- Ezme - resembles a bit pico de gallo. It is served with many dishes as an addition - it's a sour, crisp salad made of finely chopped tomatoes. It will be a bit different in every restaurant - with or without paprika, lots of garlic or onion, mint, chili or pomegranate.
- Nar ekşisi - pomegranate sauce. A huge amount of pomegranates grows in Turkey, which is why they are fruits often used in local cuisine. This thick, dark red sauce can always be found on the restaurant table as a basic addition to salt, pepper and olive oil. It is sweet, sour and… very healthy. It is most often used in salads, but the Turks marinate meat in it and dip bread in it.
- Tea - drunk by Turks all day long. It is served in characteristic, small, tall glasses. Mostly very sweet. Often we get it… for free - in restaurants, gas stations or just in the store or in the queue.
- Künefe is a very surprising culinary experience. It is an extremely sweet dessert made of kadayifu, a dough made of flour and water, forming thin "hairs" on the surface of the dish, and a special, unsalted, white cheese. The whole thing is fried and poured over with a large amount of water and sugar syrup. The cheese inside is chewy and filling, and the top of the cake is very crispy.
How much money should you take with you?
- Turkey will welcome us with quite attractive prices. We will pay about EUR 4-5 for a meal and around EUR 6-7 for a meal with a drink.
- If you plan to rent a car, remember that we will pay a minimum of 35-50 euro per day. Make sure that the insurance is already included in the price.
- In the summer season, tickets to popular attractions are more expensive. If you dream of a romantic hot air balloon flight over Cappadocia, you must be ready to spend around 150 euros.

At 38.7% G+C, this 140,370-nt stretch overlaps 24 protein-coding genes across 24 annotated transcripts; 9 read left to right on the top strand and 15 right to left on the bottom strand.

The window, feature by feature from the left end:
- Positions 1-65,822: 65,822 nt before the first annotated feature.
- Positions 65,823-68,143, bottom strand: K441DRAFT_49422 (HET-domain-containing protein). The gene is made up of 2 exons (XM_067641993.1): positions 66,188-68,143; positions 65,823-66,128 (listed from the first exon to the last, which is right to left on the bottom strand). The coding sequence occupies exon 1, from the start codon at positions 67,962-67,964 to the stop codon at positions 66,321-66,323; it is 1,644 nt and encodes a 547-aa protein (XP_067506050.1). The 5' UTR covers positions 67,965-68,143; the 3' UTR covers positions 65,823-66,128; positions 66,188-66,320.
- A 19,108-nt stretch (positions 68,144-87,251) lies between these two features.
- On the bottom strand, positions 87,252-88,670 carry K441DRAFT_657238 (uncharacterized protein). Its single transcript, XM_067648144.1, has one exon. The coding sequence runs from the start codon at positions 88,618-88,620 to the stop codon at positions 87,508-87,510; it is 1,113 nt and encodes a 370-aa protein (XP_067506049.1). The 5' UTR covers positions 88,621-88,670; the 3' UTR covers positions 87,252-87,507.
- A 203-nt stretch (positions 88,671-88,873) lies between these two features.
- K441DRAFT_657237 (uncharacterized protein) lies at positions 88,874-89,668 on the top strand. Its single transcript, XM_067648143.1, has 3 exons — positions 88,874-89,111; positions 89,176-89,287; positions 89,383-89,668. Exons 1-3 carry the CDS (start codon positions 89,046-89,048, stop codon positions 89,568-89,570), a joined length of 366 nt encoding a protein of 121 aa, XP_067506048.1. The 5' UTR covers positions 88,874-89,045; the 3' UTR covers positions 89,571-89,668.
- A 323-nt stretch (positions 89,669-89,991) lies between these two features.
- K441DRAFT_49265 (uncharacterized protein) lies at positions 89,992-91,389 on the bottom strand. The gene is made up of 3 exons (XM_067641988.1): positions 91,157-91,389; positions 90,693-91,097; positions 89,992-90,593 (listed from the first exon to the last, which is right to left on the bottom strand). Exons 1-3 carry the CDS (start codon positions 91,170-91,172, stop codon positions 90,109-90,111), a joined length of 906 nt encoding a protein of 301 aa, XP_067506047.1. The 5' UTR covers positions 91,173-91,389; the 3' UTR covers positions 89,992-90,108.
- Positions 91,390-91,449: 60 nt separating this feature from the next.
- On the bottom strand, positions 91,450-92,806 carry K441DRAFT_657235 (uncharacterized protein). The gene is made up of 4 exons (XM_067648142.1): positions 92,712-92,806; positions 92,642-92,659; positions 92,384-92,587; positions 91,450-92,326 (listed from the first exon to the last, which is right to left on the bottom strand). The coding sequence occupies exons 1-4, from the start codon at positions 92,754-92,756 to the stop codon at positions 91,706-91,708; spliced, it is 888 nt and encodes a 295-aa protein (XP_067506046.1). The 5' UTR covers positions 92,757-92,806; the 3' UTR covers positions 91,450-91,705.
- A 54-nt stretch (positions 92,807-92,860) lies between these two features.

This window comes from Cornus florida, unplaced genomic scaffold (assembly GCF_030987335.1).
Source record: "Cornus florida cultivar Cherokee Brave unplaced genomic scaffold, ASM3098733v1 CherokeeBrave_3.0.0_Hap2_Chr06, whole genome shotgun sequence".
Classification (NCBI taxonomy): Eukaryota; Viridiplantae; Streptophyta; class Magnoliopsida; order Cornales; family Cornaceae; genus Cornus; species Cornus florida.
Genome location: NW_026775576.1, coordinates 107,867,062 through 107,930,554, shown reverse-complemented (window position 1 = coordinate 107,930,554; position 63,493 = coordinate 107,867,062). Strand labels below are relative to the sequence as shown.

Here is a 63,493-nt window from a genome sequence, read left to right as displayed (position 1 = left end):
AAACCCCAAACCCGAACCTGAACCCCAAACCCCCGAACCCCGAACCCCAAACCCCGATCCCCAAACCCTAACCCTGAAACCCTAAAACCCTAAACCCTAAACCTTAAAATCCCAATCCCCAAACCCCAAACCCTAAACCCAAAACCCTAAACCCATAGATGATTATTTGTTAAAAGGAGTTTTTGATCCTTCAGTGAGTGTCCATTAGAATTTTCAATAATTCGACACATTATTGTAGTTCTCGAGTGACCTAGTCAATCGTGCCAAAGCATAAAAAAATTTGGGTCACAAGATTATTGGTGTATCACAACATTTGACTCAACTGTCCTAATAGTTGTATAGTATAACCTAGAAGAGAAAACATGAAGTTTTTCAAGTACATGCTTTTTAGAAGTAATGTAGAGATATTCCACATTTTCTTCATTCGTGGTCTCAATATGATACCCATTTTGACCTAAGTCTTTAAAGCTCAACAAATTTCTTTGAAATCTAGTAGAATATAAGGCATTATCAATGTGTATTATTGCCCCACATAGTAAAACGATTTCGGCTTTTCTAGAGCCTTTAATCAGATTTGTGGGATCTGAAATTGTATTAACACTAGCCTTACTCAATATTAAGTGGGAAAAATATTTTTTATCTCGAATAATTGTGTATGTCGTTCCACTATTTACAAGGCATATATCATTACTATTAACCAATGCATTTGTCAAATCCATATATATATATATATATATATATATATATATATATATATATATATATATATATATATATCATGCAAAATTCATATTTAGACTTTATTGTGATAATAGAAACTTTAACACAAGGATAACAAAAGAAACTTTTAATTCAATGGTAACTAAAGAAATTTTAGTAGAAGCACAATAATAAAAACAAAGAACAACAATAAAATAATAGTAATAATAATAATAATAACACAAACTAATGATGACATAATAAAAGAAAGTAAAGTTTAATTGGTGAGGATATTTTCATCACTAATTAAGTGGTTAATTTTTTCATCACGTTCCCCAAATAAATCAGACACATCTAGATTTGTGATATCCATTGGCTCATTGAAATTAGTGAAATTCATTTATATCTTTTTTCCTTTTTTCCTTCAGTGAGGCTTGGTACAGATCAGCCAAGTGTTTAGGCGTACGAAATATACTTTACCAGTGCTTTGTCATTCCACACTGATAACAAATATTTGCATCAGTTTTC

- If you are planning to stay in Hamam, which is a Turkish bath, be prepared to spend around 15-30 euros. In more luxurious resorts, prices can start from 50 euros.
- Turks are famous for their hospitality and openness, but as in any tourist location - we have to be careful, because we may come across attempts of fraud or pickpockets.
- Be especially vigilant at Turkish fairs. The hustle and bustle and a large number of tourists are perfect conditions for thieves and frauds. Watch out for bargains like 'buy three, get a quarters free' or the unfavorable lira to euro conversion rates.
- In Turkey it's appropriate to leave a tip for the service provided. It is in good taste to leave a euro or two to a taxi driver, waiter or hotel cleaner.
- Remember that if you want to visit the mosque, you must have your shoulders, knees and head covered.
- Don't be surprised that many local restaurants and bars serve a man first, then a woman. In this way, the Turks show the woman respect.
- If you hear loud screams while walking around Turkey in the evening - you don't have to worry. Turks are very expressive, they talk loudly and loudly, it does not usually mean a fight, but just a lively discussion.
- The Turkish approach to time is very similar to that known from the south of Italy - often the time they arrange is contractual, and being ten or fifteen minutes late is not a reproach.
- Remember that the prices at the market or in shops are rarely the final prices - there is a strong tradition of bargaining in Turkey. Do not hesitate to offer a lower price - you can probably get down from the initial one by a few euros.
- Be sure to take some time to discover the country's rich offer of Turkish sweets in local pastry shops, restaurants and shops. It is worth buying fresh products such as baklava or halva. The ones that are packed and sold in souvenir shops have worse ingredients, often lie on shelves for weeks and have little to do with sweet products made on a regular basis.